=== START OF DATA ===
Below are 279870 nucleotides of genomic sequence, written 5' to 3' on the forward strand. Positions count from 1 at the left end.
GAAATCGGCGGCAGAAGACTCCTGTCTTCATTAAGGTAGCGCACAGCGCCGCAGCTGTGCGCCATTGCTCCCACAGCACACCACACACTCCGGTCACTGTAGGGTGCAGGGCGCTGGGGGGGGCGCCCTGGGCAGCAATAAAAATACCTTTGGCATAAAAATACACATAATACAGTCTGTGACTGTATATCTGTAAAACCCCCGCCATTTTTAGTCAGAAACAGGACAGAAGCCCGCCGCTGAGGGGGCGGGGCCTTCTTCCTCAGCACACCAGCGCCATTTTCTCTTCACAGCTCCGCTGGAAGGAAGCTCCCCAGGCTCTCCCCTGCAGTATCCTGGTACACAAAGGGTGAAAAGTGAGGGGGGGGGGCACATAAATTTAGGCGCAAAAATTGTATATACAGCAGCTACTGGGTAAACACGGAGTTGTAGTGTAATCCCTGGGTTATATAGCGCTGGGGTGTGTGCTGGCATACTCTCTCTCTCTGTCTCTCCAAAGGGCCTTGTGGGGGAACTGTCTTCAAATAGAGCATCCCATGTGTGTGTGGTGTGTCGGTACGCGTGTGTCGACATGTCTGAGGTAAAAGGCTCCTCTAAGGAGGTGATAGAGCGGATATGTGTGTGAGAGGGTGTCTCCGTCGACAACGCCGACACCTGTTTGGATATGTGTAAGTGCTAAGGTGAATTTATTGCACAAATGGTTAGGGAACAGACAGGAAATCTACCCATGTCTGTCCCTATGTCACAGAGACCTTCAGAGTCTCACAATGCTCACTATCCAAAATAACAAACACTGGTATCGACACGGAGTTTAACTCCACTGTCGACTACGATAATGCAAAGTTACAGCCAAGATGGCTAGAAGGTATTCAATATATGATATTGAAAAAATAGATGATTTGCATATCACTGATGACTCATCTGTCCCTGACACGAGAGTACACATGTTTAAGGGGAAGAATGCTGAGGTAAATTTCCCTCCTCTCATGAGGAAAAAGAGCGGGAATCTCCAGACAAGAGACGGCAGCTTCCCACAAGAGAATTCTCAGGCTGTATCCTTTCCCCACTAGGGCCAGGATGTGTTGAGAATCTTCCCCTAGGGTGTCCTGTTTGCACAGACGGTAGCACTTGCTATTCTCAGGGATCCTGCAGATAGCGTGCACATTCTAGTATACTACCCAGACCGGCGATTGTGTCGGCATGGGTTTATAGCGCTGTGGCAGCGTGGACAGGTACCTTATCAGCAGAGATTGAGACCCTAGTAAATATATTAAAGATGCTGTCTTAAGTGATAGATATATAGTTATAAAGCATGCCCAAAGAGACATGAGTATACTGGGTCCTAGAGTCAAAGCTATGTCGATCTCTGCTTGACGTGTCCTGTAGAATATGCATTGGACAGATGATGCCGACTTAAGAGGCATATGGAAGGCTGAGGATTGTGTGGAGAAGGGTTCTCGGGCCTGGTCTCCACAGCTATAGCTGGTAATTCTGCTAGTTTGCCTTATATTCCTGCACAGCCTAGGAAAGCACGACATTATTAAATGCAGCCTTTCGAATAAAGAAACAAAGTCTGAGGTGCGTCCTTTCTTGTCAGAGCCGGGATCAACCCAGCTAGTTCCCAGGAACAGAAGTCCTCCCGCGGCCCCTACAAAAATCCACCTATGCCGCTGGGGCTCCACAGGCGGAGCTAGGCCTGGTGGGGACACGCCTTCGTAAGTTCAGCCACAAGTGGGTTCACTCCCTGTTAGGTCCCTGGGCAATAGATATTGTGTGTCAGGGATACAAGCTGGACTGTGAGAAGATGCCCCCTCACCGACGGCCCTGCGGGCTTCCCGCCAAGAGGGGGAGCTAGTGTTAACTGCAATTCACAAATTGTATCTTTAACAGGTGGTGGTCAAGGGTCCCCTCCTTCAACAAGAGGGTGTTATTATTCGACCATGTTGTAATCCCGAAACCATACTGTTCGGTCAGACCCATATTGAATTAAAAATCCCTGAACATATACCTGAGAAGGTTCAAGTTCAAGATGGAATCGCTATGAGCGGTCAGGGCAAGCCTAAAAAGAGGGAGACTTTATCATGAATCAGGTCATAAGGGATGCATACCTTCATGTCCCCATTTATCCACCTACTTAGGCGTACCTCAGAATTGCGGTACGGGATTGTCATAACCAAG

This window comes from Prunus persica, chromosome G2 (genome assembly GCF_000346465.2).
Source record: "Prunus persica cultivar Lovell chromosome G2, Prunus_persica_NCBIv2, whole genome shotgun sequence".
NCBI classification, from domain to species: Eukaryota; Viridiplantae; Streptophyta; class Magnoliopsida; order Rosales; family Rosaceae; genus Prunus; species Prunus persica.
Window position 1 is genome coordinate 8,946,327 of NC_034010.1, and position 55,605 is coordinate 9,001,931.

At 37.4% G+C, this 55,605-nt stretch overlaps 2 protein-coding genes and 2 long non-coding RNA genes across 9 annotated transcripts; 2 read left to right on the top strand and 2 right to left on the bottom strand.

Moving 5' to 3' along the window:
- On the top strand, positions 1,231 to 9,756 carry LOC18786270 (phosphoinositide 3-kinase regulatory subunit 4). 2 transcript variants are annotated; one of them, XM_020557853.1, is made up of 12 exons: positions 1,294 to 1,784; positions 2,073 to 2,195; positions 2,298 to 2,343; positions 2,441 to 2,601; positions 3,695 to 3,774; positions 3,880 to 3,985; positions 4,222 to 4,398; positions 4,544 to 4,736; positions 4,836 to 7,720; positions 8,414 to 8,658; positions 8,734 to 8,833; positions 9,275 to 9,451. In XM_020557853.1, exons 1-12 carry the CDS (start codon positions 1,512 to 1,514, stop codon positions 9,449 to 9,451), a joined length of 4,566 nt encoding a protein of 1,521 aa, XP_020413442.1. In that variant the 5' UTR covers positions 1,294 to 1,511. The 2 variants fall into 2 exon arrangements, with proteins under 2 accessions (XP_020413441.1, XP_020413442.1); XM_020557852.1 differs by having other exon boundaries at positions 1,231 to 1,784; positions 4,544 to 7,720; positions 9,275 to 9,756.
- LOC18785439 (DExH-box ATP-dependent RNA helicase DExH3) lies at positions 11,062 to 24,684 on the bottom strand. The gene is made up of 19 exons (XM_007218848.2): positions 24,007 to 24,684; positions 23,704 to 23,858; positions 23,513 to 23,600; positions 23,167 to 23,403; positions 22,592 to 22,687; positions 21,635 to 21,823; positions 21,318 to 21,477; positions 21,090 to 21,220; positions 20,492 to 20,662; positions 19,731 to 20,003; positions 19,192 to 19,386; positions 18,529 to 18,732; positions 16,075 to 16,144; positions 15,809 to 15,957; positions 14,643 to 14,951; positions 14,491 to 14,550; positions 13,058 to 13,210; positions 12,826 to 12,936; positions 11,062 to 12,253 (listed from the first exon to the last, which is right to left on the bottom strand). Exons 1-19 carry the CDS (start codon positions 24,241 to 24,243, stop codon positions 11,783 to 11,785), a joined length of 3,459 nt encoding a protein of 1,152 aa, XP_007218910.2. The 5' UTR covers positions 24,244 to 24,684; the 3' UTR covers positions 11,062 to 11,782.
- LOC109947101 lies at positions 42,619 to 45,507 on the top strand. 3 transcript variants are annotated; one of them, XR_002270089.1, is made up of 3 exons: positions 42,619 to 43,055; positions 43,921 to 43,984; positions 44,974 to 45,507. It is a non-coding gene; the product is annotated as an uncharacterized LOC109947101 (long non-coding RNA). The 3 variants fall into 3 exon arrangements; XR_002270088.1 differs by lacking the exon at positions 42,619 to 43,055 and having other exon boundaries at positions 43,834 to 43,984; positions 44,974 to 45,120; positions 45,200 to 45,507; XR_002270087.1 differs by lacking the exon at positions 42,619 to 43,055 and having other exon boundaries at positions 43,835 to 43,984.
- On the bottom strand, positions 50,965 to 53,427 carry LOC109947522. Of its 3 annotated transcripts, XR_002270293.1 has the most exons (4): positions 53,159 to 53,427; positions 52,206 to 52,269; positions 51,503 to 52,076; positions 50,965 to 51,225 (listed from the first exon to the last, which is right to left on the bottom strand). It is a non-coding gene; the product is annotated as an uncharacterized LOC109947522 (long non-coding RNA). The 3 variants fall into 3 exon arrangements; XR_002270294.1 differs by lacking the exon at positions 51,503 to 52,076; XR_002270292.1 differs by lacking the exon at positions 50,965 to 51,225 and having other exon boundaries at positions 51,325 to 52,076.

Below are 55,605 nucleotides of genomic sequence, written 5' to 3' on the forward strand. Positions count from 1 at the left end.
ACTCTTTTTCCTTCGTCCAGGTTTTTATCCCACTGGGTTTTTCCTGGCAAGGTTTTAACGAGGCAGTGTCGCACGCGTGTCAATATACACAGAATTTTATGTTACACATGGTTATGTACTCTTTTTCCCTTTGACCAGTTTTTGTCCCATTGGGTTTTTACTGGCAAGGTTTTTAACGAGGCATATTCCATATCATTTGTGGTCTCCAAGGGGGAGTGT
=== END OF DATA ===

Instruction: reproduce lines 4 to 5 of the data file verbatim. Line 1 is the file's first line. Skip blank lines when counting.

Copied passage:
Source record: "Prunus persica cultivar Lovell chromosome G2, Prunus_persica_NCBIv2, whole genome shotgun sequence".
NCBI classification, from domain to species: Eukaryota; Viridiplantae; Streptophyta; class Magnoliopsida; order Rosales; family Rosaceae; genus Prunus; species Prunus persica.